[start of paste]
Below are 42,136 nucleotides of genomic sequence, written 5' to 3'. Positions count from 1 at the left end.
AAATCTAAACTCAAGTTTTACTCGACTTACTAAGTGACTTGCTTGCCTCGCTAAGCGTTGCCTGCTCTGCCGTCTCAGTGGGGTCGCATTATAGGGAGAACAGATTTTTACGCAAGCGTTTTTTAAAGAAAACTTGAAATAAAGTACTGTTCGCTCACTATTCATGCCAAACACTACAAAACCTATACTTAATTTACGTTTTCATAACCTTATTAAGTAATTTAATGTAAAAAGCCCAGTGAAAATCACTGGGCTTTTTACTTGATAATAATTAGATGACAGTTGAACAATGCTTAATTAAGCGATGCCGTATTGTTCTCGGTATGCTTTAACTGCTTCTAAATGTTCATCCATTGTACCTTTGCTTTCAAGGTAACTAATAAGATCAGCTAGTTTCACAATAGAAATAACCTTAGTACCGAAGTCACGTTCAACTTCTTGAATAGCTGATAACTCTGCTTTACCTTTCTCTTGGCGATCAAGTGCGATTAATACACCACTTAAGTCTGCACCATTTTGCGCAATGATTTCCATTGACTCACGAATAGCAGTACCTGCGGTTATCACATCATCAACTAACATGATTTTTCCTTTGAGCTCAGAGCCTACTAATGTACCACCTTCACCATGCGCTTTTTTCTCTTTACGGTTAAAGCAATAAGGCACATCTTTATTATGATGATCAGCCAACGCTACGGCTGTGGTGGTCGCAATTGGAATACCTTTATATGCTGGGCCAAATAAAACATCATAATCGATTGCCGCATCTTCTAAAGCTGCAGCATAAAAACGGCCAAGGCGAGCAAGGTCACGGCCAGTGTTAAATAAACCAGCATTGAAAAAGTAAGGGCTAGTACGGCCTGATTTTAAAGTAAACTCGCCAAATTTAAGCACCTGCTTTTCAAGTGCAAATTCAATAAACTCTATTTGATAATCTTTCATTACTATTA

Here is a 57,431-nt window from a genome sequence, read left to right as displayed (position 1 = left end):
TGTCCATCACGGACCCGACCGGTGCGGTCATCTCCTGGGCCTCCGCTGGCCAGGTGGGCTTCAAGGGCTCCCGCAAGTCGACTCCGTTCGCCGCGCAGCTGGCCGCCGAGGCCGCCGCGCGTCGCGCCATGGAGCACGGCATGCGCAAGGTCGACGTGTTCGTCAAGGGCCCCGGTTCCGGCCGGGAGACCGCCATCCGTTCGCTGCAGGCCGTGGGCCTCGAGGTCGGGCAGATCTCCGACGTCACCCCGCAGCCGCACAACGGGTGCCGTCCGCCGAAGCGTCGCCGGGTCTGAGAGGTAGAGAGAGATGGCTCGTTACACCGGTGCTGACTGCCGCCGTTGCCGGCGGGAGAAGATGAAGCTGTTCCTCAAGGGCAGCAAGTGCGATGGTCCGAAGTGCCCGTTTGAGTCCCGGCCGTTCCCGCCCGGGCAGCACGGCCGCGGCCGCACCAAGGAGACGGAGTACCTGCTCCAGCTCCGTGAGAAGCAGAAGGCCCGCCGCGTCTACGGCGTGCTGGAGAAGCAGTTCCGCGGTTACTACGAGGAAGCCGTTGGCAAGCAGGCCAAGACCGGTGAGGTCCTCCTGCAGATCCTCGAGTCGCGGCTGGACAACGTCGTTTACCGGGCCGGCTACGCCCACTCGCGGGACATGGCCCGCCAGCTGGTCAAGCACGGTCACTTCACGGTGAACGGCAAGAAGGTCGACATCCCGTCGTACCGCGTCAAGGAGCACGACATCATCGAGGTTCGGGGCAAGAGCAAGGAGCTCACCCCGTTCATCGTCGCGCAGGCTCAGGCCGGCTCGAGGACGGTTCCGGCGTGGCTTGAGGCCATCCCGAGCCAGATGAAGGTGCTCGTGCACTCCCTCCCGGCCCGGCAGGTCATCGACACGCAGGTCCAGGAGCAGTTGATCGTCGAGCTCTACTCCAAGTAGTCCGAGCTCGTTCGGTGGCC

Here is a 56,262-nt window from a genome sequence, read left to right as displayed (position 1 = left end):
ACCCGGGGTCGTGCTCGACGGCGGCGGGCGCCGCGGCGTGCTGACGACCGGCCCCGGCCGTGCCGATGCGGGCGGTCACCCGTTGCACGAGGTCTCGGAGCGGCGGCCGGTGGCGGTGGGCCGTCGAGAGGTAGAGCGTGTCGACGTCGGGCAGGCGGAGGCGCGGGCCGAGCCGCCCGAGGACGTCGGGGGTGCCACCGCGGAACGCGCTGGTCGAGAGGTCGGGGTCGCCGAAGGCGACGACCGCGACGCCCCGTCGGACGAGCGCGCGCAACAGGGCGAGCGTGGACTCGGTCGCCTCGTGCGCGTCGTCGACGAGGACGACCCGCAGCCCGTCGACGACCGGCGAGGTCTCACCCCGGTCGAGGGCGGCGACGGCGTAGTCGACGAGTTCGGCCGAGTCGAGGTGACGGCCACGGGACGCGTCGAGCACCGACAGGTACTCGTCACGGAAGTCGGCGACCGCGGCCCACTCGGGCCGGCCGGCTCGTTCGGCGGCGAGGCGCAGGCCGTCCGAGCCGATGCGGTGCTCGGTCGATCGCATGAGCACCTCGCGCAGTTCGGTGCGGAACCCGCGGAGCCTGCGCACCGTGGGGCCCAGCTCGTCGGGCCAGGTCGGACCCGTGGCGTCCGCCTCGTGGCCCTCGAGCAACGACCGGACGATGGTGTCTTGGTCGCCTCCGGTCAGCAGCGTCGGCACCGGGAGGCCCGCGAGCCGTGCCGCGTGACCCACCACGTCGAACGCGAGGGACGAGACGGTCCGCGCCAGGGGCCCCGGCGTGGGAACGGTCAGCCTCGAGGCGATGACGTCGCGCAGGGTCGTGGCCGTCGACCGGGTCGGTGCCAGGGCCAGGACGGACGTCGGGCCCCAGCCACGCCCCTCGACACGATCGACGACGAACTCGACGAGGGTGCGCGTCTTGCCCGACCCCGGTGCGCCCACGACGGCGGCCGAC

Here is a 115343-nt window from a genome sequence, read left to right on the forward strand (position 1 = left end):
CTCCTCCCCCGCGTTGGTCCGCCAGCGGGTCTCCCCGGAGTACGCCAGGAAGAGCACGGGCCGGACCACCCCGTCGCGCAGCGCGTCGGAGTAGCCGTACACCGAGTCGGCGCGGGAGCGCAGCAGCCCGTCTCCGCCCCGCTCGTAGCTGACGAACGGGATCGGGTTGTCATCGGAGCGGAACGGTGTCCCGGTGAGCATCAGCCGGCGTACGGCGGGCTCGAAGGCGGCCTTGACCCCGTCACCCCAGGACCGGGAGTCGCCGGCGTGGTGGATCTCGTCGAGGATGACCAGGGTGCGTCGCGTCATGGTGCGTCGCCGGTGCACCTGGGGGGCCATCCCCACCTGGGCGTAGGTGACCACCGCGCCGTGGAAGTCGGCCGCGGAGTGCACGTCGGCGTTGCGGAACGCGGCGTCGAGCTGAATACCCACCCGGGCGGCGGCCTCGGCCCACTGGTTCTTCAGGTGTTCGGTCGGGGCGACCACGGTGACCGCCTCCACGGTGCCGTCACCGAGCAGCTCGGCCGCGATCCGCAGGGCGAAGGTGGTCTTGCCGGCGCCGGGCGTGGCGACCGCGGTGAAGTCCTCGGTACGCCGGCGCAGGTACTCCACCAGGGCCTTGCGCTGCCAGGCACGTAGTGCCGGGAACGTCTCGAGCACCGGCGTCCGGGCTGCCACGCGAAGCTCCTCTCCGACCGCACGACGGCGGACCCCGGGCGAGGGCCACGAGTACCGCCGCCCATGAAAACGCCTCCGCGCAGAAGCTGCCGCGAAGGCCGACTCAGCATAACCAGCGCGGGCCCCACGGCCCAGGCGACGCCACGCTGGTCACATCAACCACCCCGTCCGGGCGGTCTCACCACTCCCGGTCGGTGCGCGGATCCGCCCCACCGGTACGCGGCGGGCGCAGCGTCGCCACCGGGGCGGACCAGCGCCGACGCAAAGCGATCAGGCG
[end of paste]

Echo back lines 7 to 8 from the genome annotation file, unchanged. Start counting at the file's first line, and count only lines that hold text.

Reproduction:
Here is a 115343-nt window from a genome sequence, read left to right on the forward strand (position 1 = left end):
CTCCTCCCCCGCGTTGGTCCGCCAGCGGGTCTCCCCGGAGTACGCCAGGAAGAGCACGGGCCGGACCACCCCGTCGCGCAGCGCGTCGGAGTAGCCGTACACCGAGTCGGCGCGGGAGCGCAGCAGCCCGTCTCCGCCCCGCTCGTAGCTGACGAACGGGATCGGGTTGTCATCGGAGCGGAACGGTGTCCCGGTGAGCATCAGCCGGCGTACGGCGGGCTCGAAGGCGGCCTTGACCCCGTCACCCCAGGACCGGGAGTCGCCGGCGTGGTGGATCTCGTCGAGGATGACCAGGGTGCGTCGCGTCATGGTGCGTCGCCGGTGCACCTGGGGGGCCATCCCCACCTGGGCGTAGGTGACCACCGCGCCGTGGAAGTCGGCCGCGGAGTGCACGTCGGCGTTGCGGAACGCGGCGTCGAGCTGAATACCCACCCGGGCGGCGGCCTCGGCCCACTGGTTCTTCAGGTGTTCGGTCGGGGCGACCACGGTGACCGCCTCCACGGTGCCGTCACCGAGCAGCTCGGCCGCGATCCGCAGGGCGAAGGTGGTCTTGCCGGCGCCGGGCGTGGCGACCGCGGTGAAGTCCTCGGTACGCCGGCGCAGGTACTCCACCAGGGCCTTGCGCTGCCAGGCACGTAGTGCCGGGAACGTCTCGAGCACCGGCGTCCGGGCTGCCACGCGAAGCTCCTCTCCGACCGCACGACGGCGGACCCCGGGCGAGGGCCACGAGTACCGCCGCCCATGAAAACGCCTCCGCGCAGAAGCTGCCGCGAAGGCCGACTCAGCATAACCAGCGCGGGCCCCACGGCCCAGGCGACGCCACGCTGGTCACATCAACCACCCCGTCCGGGCGGTCTCACCACTCCCGGTCGGTGCGCGGATCCGCCCCACCGGTACGCGGCGGGCGCAGCGTCGCCACCGGGGCGGACCAGCGCCGACGCAAAGCGATCAGGCG